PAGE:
Baliban used 2008 as the time when sales of ST–246 would begin. In response, SIGA pointed out that the first courses of the drug were not delivered until 2013. PharmAthene claimed that the parties used 2008 as the start date during their negotiations and that the delay in delivery was caused by SIGA's failure to develop the drug efficiently due to its lack of experience, whereas PharmAthene would have completed the process sooner. The Court of Chancery weighed the evidence and noted that, at the time of breach, there was no evidence as to when the drug might be procured for the National Stockpile. But, taking into account the “tremendous promise in preliminary studies, [which] enabled SIGA to raise over $20 million in development funding,” and the fact that ST–246 was “granted ‘orphan drug’ and ‘fast track’ status by the FDA,” all of which was known at the time of the breach, the Court of Chancery concluded that PharmAthene had a reasonable expectation that the U.S. government would start buying ST–246 for the National Stockpile by 2010, as opposed to 2008.97
c. The Price At Which ST–246 Would Be Sold
Baliban assumed that PharmAthene would sell ST–246 for $100 per course of treatment. PharmAthene claimed that this number was rooted in the parties' negotiations and that it was comparable to the price the U.S. government paid for other bioterrorism-related countermeasures. The Court of Chancery noted that Baliban independently assessed the parties' use of the $100 per course price in their negotiations 98 and found that the price was consistent with the government's prior purchases. The court also took into account the fact that the post-breach BARDA contract “requires the government to pay significantly more than $100 per course.” 99 On these bases, the Court of Chancery concluded that PharmAthene met its burden to show that it had a reasonable expectation at the time of breach that ST–246 would be commercialized at a price of $100 per course.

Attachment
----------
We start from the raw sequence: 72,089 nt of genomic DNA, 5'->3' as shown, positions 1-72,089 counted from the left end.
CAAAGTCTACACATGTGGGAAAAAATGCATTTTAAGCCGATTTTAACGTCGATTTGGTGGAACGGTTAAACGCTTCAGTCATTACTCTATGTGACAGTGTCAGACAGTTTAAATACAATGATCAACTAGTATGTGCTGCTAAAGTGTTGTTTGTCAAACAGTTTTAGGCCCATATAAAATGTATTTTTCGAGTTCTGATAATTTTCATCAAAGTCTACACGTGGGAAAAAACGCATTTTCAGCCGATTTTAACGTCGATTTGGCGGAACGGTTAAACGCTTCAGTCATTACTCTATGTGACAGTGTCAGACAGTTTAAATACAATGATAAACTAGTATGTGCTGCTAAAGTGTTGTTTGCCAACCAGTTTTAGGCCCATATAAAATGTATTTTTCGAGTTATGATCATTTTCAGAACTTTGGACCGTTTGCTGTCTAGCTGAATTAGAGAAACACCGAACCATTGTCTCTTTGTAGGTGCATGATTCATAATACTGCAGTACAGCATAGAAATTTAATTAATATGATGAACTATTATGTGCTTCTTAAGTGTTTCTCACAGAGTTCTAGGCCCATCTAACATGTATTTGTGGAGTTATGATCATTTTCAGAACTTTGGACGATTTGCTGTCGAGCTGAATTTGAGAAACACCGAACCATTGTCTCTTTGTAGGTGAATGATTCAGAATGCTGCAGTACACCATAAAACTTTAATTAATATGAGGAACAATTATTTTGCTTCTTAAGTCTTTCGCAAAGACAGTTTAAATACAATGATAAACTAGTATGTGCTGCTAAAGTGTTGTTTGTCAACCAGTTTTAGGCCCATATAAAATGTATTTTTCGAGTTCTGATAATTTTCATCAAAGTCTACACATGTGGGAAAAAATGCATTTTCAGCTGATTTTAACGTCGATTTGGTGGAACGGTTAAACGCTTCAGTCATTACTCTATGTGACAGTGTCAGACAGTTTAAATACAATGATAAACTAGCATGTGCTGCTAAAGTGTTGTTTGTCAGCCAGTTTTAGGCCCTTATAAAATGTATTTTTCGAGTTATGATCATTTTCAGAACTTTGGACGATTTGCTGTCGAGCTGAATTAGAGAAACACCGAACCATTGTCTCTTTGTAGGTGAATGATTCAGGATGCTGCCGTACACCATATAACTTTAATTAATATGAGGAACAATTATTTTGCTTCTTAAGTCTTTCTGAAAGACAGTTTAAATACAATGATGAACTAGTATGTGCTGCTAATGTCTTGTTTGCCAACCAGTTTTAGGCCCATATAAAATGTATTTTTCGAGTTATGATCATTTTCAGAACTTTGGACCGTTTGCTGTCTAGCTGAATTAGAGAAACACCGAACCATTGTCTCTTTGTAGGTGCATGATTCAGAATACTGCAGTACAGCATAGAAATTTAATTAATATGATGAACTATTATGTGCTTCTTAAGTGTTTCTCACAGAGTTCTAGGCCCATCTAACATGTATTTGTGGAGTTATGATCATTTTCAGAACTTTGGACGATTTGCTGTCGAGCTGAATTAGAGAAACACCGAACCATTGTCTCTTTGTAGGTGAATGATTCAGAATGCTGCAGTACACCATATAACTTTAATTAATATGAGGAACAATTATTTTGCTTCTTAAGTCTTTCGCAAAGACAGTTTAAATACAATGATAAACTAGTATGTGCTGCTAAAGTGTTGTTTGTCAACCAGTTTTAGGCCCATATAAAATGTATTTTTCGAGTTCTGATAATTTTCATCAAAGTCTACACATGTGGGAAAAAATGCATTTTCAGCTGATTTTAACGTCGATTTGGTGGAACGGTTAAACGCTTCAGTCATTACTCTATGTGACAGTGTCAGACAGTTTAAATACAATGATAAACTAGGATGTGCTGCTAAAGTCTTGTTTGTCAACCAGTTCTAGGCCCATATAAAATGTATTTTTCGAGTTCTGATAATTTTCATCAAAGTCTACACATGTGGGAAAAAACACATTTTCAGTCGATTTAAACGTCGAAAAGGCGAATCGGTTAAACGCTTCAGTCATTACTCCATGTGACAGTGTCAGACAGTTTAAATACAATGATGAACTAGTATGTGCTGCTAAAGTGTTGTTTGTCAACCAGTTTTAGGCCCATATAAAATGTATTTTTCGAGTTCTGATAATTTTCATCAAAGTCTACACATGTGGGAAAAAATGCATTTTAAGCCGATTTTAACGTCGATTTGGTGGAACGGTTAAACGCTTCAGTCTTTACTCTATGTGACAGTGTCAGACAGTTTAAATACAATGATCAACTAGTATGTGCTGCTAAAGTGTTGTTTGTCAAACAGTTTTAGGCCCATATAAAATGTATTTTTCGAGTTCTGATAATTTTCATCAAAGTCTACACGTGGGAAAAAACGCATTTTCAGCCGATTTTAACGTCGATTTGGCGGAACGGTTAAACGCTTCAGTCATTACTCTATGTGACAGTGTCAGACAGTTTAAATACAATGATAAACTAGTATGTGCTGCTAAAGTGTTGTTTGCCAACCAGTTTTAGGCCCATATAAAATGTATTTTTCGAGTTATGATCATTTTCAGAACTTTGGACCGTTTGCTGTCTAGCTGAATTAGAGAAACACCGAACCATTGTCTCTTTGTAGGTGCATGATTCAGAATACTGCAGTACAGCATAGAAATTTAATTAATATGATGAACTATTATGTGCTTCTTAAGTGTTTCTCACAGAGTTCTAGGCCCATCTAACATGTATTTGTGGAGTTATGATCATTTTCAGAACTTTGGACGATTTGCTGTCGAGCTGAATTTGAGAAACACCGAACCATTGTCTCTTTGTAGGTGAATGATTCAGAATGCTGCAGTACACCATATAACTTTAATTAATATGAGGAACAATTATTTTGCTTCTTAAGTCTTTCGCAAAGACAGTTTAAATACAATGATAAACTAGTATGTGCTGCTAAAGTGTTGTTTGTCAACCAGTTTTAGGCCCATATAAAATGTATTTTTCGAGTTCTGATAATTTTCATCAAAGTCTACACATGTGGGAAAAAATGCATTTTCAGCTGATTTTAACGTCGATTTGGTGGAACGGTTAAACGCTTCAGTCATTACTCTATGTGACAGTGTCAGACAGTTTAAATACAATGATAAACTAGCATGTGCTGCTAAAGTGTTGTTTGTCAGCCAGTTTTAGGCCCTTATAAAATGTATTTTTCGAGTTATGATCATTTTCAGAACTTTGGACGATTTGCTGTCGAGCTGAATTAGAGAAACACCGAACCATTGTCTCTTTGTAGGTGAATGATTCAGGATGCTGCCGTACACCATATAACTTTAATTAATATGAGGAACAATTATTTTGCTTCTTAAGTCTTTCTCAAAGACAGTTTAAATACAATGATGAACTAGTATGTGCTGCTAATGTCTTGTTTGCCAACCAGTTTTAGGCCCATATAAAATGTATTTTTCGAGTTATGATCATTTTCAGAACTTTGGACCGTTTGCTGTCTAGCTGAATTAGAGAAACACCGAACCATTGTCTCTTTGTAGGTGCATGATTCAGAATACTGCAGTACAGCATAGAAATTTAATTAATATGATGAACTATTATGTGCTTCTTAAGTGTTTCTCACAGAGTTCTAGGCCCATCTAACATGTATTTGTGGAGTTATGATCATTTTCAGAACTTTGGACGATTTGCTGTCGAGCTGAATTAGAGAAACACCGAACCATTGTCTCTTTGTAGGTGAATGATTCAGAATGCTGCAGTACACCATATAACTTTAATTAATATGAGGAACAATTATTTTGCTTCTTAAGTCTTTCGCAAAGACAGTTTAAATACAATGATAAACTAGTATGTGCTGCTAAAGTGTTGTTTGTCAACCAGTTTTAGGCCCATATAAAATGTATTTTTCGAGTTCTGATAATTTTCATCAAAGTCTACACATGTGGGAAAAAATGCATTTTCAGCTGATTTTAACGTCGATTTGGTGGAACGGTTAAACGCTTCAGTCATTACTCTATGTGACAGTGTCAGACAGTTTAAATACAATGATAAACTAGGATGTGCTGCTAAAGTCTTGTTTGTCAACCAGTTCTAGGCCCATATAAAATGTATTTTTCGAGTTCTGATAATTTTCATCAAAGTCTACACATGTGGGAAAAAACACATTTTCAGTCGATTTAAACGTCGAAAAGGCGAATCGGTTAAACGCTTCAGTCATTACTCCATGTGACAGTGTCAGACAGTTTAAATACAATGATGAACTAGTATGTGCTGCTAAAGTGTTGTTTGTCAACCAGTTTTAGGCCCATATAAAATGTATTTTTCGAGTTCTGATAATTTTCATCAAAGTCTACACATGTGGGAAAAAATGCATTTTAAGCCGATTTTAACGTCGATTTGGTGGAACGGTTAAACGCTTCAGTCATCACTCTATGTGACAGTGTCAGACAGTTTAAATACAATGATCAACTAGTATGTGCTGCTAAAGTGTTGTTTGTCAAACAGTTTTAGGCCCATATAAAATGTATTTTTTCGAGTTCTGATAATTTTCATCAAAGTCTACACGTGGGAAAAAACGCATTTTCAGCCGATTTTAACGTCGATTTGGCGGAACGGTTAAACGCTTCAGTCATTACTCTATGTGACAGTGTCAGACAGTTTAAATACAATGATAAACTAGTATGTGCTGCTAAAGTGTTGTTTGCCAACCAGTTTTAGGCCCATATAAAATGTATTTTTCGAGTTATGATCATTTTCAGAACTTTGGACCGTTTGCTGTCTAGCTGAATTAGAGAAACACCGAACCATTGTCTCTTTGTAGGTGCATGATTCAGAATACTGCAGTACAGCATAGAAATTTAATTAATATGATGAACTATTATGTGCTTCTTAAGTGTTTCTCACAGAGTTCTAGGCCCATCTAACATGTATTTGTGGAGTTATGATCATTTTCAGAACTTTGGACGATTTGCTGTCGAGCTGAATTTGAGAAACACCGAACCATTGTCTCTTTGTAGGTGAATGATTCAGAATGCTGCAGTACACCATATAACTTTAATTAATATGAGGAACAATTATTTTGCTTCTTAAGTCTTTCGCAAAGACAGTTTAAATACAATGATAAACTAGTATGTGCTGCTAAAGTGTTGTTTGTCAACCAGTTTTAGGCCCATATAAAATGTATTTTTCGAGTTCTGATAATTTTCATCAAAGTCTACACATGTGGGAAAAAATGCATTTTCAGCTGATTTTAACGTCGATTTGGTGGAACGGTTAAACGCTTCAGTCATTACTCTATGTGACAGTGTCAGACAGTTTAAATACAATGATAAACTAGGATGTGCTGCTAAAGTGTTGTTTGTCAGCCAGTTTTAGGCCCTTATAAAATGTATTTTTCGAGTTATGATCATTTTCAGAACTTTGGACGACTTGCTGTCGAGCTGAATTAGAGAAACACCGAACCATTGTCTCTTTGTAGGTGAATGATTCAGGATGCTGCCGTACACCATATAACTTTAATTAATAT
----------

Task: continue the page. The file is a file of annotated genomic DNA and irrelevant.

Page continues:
d. The Quantity Of ST–246 That Would Be Sold
Analyzing the reasonable expectation at the time of breach of the quantity of ST–246 to be sold, the Court of Chancery considered Baliban's quantity inputs for three separate categories of sales: (1) sales to the National Stockpile; (2) sales to the DoD; and (3) sales outside of the U.S. to foreign nations.
i. Sales Of ST–246 To The National Stockpile
Baliban used the sales projections in the PharmAthene model as a starting point to estimate the quantity of sales to the National Stockpile. PharmAthene calculated these sales by multiplying the size of the National Stockpile's smallpox vaccine stockpile by the percentage of the population contraindicated for the smallpox vaccine, which it assumed to be 5%. Because ST–246 was intended to help the percentage of the population that is contraindicated for the smallpox vaccine, the contraindication rate had a directly proportional effect on the quantity of sales to the National Stockpile. Although Baliban used the PharmAthene Model's quantity figure for National Stockpile sales, he increased those sales from 10,300,000 courses to 14,778,000 courses. He based this increase on an observation that the size of the National Stockpile was roughly equal to the size of the U.S. population in 2002. Baliban then assumed that the size of the National Stockpile in 2006 would be equal to the size of the U.S. population as of the July 1, 2005 U.S. Census Bureau estimate. Further, even though Baliban believed that, based on his research, the 5% contraindication rate used in the PharmAthene Model was understated; he kept the conservative 5% figure.
In assessing the reasonableness of these inputs, the Court of Chancery took account of the fact that the U.S. government was increasingly focused on bioterrorism counter-measures between 2002 and 2006 to conclude that it was reasonable that the size of the National Stockpile would continue to track the U.S. population during that time period, as opposed to decline as the PharmAthene Model assumed. As for the 5% contraindication rate, the court found it important that SIGA and PharmAthene appeared to incorporate this number in the projections used during negotiations. The court also noted that Baliban's research showed a contraindication rate of between 20% and 30%, so the 5% figure was a relatively conservative estimate.